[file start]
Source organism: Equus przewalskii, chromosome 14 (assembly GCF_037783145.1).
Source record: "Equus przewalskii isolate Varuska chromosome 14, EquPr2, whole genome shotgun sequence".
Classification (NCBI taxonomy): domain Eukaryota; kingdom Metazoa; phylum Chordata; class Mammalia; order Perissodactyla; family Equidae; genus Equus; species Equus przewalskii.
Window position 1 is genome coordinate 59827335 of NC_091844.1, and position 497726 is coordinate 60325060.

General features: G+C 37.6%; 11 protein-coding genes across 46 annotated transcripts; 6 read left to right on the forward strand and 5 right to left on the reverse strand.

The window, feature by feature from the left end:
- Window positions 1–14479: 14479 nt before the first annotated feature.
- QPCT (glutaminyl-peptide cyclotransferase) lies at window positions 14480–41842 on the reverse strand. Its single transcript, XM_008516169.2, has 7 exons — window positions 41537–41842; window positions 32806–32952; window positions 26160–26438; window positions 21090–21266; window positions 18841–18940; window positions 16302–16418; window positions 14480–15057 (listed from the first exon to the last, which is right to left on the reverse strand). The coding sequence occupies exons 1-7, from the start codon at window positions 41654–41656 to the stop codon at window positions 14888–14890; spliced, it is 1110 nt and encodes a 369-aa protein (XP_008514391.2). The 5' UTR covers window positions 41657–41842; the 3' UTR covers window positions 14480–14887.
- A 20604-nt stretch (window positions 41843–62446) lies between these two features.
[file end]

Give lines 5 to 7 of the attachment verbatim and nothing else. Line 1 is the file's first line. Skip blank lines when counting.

General features: G+C 37.6%; 11 protein-coding genes across 46 annotated transcripts; 6 read left to right on the forward strand and 5 right to left on the reverse strand.

The window, feature by feature from the left end:
- Window positions 1–14479: 14479 nt before the first annotated feature.